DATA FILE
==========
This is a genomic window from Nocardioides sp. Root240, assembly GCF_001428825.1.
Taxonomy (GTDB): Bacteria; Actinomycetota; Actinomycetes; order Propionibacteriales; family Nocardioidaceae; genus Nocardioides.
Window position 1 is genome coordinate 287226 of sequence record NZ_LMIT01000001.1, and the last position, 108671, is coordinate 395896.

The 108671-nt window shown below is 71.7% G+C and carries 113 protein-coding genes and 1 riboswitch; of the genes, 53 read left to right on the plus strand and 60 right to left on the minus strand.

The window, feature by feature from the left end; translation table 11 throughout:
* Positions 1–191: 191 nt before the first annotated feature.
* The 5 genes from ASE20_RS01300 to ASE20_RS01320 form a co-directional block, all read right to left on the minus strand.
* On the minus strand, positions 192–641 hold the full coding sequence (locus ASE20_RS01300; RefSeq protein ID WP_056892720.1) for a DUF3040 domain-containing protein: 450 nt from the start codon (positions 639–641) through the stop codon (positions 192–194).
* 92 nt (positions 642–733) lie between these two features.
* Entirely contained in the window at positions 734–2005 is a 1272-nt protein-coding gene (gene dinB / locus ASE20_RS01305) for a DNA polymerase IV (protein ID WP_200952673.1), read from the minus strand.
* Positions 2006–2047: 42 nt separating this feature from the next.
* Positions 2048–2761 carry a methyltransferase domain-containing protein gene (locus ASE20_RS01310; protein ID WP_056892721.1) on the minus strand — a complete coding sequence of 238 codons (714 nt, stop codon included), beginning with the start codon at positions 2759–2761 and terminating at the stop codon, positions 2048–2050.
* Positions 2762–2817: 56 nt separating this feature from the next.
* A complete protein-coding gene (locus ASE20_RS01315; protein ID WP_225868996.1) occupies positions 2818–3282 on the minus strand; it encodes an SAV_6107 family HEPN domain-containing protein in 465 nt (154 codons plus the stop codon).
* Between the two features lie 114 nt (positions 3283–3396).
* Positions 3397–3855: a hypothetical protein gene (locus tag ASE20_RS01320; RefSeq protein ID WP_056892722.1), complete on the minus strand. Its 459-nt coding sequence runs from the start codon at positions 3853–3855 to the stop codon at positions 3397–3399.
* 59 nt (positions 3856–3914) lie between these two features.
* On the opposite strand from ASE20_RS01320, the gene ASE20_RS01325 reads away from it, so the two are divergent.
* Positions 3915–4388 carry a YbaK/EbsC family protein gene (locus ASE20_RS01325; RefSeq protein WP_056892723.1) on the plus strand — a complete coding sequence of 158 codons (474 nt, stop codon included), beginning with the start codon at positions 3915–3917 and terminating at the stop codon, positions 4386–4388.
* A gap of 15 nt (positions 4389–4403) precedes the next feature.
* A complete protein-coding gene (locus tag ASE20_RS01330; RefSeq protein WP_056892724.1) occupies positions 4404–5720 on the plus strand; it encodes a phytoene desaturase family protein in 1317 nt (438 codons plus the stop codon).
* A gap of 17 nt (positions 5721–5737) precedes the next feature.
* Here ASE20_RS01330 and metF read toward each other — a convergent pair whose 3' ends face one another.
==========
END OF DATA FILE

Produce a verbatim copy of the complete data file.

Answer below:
This is a genomic window from Nocardioides sp. Root240, assembly GCF_001428825.1.
Taxonomy (GTDB): Bacteria; Actinomycetota; Actinomycetes; order Propionibacteriales; family Nocardioidaceae; genus Nocardioides.
Window position 1 is genome coordinate 287226 of sequence record NZ_LMIT01000001.1, and the last position, 108671, is coordinate 395896.

The 108671-nt window shown below is 71.7% G+C and carries 113 protein-coding genes and 1 riboswitch; of the genes, 53 read left to right on the plus strand and 60 right to left on the minus strand.

The window, feature by feature from the left end; translation table 11 throughout:
* Positions 1–191: 191 nt before the first annotated feature.
* The 5 genes from ASE20_RS01300 to ASE20_RS01320 form a co-directional block, all read right to left on the minus strand.
* On the minus strand, positions 192–641 hold the full coding sequence (locus ASE20_RS01300; RefSeq protein ID WP_056892720.1) for a DUF3040 domain-containing protein: 450 nt from the start codon (positions 639–641) through the stop codon (positions 192–194).
* 92 nt (positions 642–733) lie between these two features.
* Entirely contained in the window at positions 734–2005 is a 1272-nt protein-coding gene (gene dinB / locus ASE20_RS01305) for a DNA polymerase IV (protein ID WP_200952673.1), read from the minus strand.
* Positions 2006–2047: 42 nt separating this feature from the next.
* Positions 2048–2761 carry a methyltransferase domain-containing protein gene (locus ASE20_RS01310; protein ID WP_056892721.1) on the minus strand — a complete coding sequence of 238 codons (714 nt, stop codon included), beginning with the start codon at positions 2759–2761 and terminating at the stop codon, positions 2048–2050.
* Positions 2762–2817: 56 nt separating this feature from the next.
* A complete protein-coding gene (locus ASE20_RS01315; protein ID WP_225868996.1) occupies positions 2818–3282 on the minus strand; it encodes an SAV_6107 family HEPN domain-containing protein in 465 nt (154 codons plus the stop codon).
* Between the two features lie 114 nt (positions 3283–3396).
* Positions 3397–3855: a hypothetical protein gene (locus tag ASE20_RS01320; RefSeq protein ID WP_056892722.1), complete on the minus strand. Its 459-nt coding sequence runs from the start codon at positions 3853–3855 to the stop codon at positions 3397–3399.
* 59 nt (positions 3856–3914) lie between these two features.
* On the opposite strand from ASE20_RS01320, the gene ASE20_RS01325 reads away from it, so the two are divergent.
* Positions 3915–4388 carry a YbaK/EbsC family protein gene (locus ASE20_RS01325; RefSeq protein WP_056892723.1) on the plus strand — a complete coding sequence of 158 codons (474 nt, stop codon included), beginning with the start codon at positions 3915–3917 and terminating at the stop codon, positions 4386–4388.
* A gap of 15 nt (positions 4389–4403) precedes the next feature.
* A complete protein-coding gene (locus tag ASE20_RS01330; RefSeq protein WP_056892724.1) occupies positions 4404–5720 on the plus strand; it encodes a phytoene desaturase family protein in 1317 nt (438 codons plus the stop codon).
* A gap of 17 nt (positions 5721–5737) precedes the next feature.
* Here ASE20_RS01330 and metF read toward each other — a convergent pair whose 3' ends face one another.